Objectives. This study tested a psychiatric rehabilitation approach for organizing and delivering services to street-dwelling persons with severe mental illness. Methods. Street-dwelling persons with severe mental illness were randomly assigned to the experimental program (called Choices) or to standard treatment in New York City. We assessed study participants at baseline and at 6-month intervals over 24 months, using measures of service use, quality of life, health, mental health, and social psychological status. The average deviation from baseline summary statistic was employed to assess change. Results. Compared with persons in standard treatment (n=77), members of the experimental group (n=91) were more likely to attend a day program (53% vs 27%), had less difficulty in meeting their basic needs, spent less time on the streets (55% vs 28% reduction), and spent more time in community housing (21% vs 9% increase). They showed greater improvement in life satisfaction and experienced a greater reduction in psychiatric symptoms. Conclusions. With an appropriate service model, it is possible to engage disaffiliated populations, expand their use of human services, and improve their housing conditions, quality of life, and mental health status.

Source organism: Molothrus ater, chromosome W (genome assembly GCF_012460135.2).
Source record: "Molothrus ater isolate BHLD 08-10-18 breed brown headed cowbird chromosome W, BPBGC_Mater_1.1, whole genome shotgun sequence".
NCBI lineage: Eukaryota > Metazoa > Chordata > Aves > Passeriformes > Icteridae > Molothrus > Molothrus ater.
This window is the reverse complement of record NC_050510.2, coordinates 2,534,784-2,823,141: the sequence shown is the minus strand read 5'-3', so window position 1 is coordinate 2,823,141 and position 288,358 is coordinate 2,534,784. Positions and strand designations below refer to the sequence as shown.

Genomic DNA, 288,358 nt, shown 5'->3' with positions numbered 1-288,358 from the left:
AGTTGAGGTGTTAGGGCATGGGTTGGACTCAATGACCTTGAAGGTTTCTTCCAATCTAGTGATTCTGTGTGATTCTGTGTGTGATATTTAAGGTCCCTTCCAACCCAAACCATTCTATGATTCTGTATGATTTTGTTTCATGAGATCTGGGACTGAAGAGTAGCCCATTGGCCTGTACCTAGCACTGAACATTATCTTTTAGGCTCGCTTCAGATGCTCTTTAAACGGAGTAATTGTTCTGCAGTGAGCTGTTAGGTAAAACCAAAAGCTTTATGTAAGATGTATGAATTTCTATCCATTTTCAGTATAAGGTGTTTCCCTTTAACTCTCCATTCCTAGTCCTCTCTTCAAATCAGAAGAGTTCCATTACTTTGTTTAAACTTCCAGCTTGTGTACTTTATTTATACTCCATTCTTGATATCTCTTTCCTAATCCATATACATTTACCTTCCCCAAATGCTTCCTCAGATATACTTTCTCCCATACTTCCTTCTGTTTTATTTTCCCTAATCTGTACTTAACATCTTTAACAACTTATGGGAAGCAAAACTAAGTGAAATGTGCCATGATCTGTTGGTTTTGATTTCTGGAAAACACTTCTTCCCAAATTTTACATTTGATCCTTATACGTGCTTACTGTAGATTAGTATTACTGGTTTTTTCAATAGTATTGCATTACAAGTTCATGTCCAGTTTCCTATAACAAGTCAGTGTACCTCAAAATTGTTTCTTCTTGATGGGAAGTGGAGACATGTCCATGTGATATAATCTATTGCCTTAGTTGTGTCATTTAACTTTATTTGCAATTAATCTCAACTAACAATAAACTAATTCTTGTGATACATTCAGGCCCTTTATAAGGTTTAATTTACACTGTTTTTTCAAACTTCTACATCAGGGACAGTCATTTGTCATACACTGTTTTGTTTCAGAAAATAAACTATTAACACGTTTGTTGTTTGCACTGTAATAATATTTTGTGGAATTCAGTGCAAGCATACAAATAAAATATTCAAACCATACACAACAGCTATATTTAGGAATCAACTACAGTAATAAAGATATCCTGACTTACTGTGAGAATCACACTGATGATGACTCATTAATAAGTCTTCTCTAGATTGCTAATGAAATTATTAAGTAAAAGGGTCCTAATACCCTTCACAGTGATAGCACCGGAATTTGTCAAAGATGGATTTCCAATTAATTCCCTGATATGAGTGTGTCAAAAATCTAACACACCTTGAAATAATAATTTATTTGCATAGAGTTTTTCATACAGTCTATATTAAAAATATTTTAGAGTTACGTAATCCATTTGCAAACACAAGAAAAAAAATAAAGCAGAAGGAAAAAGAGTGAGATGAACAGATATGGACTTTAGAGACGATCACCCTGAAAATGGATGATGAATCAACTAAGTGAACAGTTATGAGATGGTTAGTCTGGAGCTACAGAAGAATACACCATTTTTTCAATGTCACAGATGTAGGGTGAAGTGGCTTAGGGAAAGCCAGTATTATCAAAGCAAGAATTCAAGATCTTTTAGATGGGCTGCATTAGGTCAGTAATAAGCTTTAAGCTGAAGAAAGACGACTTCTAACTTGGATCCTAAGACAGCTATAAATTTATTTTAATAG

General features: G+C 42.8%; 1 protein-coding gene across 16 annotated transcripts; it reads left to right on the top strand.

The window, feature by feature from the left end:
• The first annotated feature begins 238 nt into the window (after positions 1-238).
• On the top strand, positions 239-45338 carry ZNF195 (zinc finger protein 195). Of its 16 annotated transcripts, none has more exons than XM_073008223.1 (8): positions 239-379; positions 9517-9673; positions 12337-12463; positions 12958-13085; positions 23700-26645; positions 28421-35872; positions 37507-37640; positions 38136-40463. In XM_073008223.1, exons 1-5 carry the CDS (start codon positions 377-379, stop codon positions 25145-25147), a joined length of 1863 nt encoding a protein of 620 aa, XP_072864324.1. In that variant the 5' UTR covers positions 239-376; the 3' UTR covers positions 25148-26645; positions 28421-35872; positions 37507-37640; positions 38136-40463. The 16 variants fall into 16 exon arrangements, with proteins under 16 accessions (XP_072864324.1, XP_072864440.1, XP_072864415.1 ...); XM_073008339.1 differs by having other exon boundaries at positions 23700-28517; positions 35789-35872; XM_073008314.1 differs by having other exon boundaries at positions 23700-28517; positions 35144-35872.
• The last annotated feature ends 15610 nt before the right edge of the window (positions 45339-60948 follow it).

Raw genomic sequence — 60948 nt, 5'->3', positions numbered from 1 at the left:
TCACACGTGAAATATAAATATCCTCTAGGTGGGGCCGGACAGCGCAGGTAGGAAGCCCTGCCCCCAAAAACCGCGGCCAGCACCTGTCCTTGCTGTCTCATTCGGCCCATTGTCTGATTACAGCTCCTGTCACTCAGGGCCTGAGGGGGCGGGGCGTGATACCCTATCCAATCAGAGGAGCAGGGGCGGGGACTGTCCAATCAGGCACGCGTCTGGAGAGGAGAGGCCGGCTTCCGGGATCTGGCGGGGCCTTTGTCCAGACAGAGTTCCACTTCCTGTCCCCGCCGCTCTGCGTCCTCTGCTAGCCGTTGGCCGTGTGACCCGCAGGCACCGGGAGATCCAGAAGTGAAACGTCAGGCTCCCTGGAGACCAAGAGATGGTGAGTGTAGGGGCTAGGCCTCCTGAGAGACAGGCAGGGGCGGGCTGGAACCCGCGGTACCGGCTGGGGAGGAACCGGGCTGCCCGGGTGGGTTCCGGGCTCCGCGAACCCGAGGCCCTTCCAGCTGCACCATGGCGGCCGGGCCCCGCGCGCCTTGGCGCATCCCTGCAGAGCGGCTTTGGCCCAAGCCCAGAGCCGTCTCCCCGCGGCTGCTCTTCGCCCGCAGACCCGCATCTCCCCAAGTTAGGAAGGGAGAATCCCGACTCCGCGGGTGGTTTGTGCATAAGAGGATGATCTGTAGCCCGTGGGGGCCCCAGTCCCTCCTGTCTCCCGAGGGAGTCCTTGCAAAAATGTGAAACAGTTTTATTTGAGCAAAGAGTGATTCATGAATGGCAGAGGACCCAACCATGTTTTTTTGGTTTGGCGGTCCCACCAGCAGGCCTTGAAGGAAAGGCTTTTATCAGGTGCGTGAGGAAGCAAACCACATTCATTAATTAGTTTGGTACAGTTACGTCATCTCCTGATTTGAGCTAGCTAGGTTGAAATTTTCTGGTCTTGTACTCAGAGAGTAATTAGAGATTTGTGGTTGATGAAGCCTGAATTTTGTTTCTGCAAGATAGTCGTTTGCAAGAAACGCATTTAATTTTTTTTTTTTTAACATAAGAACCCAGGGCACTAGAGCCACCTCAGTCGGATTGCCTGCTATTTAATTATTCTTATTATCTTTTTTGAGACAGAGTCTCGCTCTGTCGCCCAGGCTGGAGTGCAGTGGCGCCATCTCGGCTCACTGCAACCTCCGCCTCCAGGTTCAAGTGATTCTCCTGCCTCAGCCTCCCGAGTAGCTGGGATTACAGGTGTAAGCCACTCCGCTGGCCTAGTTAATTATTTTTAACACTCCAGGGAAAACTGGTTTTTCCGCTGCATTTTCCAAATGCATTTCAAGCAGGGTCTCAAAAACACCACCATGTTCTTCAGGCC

|Original language||English (US)|
|Number of pages||6|
|Journal||American Journal of Public Health|
|State||Published - 2000|
ASJC Scopus subject areas
- Public Health, Environmental and Occupational Health